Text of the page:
So why do I do what I do, like write this blog, etc.? I don’t completely know. There’s plenty I suppose to say on that. But hopefully in the end it’s all for Christ and the gospel to the glory and praise of God. That is what I aspire to, and by God’s grace want to be passionate about. As together with others I want to carry on in the race marked out for us in and through Jesus.

the heavens declare the glory of God

The heavens declare the glory of God;
    the skies proclaim the work of his hands.
Day after day they pour forth speech;
    night after night they reveal knowledge.
They have no speech, they use no words;
    no sound is heard from them.
Yet their voice goes out into all the earth,
    their words to the ends of the world.
In the heavens God has pitched a tent for the sun.
    It is like a bridegroom coming out of his chamber,
    like a champion rejoicing to run his course.
It rises at one end of the heavens
    and makes its circuit to the other;
    nothing is deprived of its warmth.

Psalm 19

Yesterday was the solar eclipse making its path through the United States. It was a wonder to behold. My favorite part of it was NASA’s coverage, which I was able to enjoy on a computer in the midst of work, seeing the first sighting of it in Oregon. It was so exciting, my heart was full of praise for its Creator, and I couldn’t help but think of Dean Ohlman who has helped us learn to appreciate more, the wonder of creation.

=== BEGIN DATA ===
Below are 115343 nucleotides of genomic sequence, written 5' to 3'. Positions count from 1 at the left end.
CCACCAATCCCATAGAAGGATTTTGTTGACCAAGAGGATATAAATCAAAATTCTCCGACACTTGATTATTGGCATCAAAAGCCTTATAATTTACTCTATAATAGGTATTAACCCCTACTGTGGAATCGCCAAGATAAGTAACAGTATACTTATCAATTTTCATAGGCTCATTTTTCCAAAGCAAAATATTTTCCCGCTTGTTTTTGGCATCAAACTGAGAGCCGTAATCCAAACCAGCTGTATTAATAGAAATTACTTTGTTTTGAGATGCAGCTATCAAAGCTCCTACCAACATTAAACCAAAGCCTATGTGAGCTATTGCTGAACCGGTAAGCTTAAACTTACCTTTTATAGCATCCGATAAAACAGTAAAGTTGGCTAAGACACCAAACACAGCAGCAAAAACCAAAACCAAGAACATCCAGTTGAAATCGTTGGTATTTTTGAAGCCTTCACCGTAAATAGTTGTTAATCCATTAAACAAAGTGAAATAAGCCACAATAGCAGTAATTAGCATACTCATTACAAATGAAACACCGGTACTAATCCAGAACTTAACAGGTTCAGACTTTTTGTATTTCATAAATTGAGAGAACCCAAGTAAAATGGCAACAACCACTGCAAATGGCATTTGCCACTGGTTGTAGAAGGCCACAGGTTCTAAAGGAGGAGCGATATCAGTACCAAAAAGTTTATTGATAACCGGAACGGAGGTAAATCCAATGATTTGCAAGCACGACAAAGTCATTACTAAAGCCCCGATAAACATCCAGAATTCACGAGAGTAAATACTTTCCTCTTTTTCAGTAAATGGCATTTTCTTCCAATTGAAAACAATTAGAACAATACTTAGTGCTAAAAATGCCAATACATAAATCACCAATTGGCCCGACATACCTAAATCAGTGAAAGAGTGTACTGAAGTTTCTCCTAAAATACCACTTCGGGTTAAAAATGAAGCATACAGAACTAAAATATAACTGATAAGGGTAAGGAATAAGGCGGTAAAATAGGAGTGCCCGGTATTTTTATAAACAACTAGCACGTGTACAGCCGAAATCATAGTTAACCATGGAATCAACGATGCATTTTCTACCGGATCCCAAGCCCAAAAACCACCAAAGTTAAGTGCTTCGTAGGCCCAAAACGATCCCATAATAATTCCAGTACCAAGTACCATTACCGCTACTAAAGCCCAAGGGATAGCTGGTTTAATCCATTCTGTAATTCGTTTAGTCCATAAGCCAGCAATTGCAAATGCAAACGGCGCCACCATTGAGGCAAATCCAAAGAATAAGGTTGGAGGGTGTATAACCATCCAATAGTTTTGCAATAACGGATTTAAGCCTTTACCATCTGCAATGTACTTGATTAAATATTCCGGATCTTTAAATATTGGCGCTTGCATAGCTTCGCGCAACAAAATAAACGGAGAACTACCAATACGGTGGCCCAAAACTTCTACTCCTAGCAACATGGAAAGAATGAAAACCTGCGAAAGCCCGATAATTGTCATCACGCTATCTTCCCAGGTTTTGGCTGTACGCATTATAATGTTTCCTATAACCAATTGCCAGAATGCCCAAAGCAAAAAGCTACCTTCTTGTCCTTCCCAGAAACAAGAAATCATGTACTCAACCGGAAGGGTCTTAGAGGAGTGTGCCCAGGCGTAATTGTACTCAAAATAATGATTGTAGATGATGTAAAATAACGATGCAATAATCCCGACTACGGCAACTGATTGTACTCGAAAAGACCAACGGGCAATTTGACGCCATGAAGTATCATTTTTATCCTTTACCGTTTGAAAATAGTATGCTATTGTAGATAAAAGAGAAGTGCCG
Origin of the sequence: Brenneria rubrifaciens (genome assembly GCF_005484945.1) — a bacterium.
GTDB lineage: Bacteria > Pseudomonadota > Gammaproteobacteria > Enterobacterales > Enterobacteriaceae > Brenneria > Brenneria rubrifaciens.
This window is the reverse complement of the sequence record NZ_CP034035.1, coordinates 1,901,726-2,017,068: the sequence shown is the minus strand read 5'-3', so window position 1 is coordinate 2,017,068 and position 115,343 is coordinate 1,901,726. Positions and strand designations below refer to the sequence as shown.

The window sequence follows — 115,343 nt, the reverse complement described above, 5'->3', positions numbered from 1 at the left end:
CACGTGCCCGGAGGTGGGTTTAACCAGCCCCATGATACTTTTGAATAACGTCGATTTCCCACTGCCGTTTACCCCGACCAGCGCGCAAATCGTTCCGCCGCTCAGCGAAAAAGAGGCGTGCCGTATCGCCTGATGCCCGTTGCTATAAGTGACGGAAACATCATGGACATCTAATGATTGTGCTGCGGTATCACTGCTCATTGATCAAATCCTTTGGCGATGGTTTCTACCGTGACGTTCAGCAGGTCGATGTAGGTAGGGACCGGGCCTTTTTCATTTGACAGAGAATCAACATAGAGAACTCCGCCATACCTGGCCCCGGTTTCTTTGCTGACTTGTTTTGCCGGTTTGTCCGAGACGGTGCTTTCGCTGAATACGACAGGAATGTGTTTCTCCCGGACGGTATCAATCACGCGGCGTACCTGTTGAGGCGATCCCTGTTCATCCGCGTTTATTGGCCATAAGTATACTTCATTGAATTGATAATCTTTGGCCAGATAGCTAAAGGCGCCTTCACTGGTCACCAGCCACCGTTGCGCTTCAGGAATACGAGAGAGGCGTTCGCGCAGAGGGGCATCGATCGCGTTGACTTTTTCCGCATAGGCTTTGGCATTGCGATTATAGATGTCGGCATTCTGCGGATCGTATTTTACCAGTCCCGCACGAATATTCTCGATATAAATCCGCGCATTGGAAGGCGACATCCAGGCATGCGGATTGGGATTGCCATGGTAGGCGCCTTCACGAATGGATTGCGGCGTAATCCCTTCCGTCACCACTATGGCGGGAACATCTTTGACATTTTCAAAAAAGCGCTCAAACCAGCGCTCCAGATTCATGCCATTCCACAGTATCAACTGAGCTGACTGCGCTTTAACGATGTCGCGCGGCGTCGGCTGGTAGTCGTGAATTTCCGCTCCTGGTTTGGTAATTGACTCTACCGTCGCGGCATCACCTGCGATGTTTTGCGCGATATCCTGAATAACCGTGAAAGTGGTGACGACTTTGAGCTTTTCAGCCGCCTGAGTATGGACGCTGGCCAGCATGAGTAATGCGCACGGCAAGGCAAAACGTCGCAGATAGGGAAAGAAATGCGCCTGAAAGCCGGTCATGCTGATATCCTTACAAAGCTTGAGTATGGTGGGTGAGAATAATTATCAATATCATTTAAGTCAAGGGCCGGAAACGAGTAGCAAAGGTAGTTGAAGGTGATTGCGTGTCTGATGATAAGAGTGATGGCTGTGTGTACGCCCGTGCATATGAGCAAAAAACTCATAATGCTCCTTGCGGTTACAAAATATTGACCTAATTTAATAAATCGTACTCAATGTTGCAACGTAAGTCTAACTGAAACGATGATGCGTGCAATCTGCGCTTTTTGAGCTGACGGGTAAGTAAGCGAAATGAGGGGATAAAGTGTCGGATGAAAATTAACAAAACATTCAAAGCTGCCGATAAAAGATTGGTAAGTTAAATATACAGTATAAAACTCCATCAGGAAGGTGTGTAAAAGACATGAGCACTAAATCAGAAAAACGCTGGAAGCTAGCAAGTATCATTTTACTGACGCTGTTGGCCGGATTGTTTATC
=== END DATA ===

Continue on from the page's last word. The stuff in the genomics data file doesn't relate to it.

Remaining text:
I was surprised to find out that besides the big screen in the break room with NASA’s coverage and some snacks, there was a party of sorts going on outside, with solar glasses, and even a couple of welder’s masks on hand. I was able to get a nice view of the partial eclipse with one of the solar glasses which were provided.

Scientists, whether they have faith in God or not, ooh and ah over nature. The more they learn, the more astounding it becomes. It might seem simple in its singular beauty, but it is also complex beyond simple human understanding, as quantum physics has demonstrated. Somehow I believe it reflects the endless creativity of the One who made it. John Polkinghorne is especially helpful here.